The configuration files
MenuBuilder uses at least one XML file (the configuration file proper)
and a resource bundle for configuration. The XML file does not contain
any text but instead refers to captions, tool tips and the like by means of a key. This key is then searched for in the resource bundle
to retrieve the corresponding localised text. The structure of the XML file is specified in this DTD which we
shall try to explain below in a less formal way.
The following is a simple example configuration file for a menu bar containing a file menu with a single 'exit' action:
PUBLIC "-//SWIRL//MenuBuilder configuration 1.0//EN" "configuration.dtd"
(In the examples that follow we shall leave out the
declaration. You should however always include it in your
configuration files, as it
allows the menu builder - and your IDE - to check whether it has the correct format.)
The resource bundle that goes with this configuration will contain entries like the following:
menu.file.text = File
exit.text = Exit program
(and others like them for the different languages that are supported by your application).
Let us use this example to give you a preliminary overview of the various
XML elements you may encounter in a typical configuration file.
A configuration file always consists of a single
<root> element is always the base of a menu hierarchy. A
MenuBuilder can convert a root element to a menu bar, a popup menu or a tool bar for
your application. Every root element has an associated identifier (
main.menu) which is used
in your Java code to refer to that root element. More than one root element may be defined in the same configuration file.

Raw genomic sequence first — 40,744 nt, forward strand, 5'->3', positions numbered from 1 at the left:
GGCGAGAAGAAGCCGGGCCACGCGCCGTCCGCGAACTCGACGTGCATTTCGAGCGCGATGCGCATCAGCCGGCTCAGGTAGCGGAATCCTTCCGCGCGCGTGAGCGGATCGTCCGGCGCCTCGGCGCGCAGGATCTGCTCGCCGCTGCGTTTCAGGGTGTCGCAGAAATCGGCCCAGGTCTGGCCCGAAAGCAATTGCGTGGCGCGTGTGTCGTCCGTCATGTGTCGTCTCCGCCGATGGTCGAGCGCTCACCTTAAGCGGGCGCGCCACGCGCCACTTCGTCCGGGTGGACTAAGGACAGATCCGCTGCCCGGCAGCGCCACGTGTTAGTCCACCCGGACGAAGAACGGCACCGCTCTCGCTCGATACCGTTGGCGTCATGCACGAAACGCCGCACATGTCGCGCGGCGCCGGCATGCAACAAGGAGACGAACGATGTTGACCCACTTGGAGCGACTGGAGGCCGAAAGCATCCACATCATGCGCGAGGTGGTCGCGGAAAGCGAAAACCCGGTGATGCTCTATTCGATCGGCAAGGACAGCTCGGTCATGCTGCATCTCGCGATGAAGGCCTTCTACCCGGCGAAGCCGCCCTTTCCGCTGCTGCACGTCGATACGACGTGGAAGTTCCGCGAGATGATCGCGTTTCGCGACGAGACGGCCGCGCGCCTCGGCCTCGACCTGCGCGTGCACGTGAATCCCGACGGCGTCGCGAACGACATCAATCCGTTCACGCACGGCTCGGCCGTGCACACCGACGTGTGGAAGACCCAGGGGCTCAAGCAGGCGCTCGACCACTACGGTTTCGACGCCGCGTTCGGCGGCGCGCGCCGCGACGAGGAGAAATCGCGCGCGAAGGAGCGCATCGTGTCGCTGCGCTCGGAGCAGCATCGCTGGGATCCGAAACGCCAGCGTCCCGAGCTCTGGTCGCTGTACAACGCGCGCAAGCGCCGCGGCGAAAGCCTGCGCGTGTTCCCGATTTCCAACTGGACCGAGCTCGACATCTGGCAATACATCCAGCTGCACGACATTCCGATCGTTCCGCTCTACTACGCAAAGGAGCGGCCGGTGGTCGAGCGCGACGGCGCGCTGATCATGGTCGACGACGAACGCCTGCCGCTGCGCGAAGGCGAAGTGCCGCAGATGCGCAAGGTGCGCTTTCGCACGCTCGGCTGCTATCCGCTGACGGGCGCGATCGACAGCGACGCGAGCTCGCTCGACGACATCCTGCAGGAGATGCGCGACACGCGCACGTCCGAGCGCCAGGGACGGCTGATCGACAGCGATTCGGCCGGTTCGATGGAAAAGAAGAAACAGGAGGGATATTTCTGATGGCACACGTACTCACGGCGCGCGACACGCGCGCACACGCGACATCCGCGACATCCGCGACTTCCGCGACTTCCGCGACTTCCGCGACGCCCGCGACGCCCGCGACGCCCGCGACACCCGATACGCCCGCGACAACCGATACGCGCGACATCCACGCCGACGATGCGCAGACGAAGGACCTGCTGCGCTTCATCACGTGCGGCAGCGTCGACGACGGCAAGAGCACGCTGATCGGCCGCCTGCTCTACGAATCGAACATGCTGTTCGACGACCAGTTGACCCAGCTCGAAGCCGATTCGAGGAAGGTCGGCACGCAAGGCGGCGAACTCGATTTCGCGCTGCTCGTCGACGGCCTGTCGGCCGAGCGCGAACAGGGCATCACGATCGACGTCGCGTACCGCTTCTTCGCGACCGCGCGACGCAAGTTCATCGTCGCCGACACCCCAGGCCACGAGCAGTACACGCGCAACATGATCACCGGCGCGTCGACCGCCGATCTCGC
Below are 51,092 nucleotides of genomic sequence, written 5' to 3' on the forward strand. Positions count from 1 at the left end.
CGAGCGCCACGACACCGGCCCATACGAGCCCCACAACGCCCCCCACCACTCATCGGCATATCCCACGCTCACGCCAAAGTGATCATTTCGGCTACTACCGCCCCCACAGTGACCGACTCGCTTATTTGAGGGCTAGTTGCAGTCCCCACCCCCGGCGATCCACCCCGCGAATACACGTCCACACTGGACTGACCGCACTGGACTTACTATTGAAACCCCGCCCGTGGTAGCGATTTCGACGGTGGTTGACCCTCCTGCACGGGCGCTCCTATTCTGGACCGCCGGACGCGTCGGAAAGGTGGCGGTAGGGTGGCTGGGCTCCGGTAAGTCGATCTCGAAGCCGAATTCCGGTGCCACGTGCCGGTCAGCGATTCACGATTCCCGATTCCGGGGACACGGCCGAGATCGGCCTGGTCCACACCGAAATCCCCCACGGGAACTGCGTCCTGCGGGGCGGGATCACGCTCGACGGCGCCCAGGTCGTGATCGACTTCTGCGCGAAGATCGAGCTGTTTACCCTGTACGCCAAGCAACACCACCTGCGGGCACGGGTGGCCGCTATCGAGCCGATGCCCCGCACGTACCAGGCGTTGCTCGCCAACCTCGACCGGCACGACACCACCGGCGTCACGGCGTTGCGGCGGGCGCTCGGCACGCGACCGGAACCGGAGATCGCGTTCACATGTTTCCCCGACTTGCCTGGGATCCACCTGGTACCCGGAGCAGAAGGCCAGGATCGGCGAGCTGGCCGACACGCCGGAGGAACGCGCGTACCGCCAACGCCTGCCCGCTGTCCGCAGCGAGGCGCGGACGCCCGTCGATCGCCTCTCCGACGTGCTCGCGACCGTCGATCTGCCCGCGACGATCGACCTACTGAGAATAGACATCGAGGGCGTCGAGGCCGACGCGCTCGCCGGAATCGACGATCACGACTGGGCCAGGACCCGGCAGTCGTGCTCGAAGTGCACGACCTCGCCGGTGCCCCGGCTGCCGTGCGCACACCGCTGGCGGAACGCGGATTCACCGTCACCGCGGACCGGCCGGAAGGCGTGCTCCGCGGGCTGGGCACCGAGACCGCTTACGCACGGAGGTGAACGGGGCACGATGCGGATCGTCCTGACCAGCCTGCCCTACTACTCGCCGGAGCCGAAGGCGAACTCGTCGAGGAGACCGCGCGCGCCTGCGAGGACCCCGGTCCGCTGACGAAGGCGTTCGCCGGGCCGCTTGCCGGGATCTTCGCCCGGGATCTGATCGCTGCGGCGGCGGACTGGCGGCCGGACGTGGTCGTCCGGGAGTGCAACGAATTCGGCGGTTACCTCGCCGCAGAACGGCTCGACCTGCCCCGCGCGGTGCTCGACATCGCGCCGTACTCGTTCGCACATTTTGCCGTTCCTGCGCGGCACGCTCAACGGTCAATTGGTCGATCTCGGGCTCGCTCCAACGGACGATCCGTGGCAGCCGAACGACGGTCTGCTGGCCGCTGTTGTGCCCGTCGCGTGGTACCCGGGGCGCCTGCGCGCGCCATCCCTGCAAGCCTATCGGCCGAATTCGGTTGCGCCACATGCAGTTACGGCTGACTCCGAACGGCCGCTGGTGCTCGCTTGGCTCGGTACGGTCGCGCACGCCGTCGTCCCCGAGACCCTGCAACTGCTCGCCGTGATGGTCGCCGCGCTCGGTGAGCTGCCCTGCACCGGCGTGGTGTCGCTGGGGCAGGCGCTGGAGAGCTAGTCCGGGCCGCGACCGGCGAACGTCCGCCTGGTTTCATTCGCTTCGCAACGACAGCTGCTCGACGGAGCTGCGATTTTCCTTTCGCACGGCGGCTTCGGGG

<menu> element represents a (sub)menu of the menu bar.
element will make the menu builder add a menu item for the
Exit action to menu which encloses it
<caption> element determines the caption of the enclosing action.
-attribute that refers to a key in the resource bundle. In our example the English version of the application
will therefore have a menu called
which contains a menu item called
The Java side
The configuration file alone is not sufficient for the menu builder to be able to do its work. To create the actual menu bar
we need a few lines of code:
MenuBuilder menuBuilder = new MenuBuilder ();
menuBuilder.registerAction ("exit", new ExitAction());
JMenuBar menuBar = menuBuilder.createJMenuBar ("main.menu");
load method takes the name of a configuration file and a resource bundle name as parameters. Both are searched for
in the class path. We assume that the configuration file and resource bundles above are stored as files
menus.properties in a package
myapplication.resources in the class path.
Before we can build a menu bar, we need to register all
Action classes for the action objects that
occur in the constituent menus. We use the action identifier to associate both objects. In this case we use an object of
ExitAction (some class that implements the
Action interface) and associate it with the
The parameter of
createJMenuBar indicates the root element which must be converted to a menu bar.
Our simple example only has one root element, and it uses the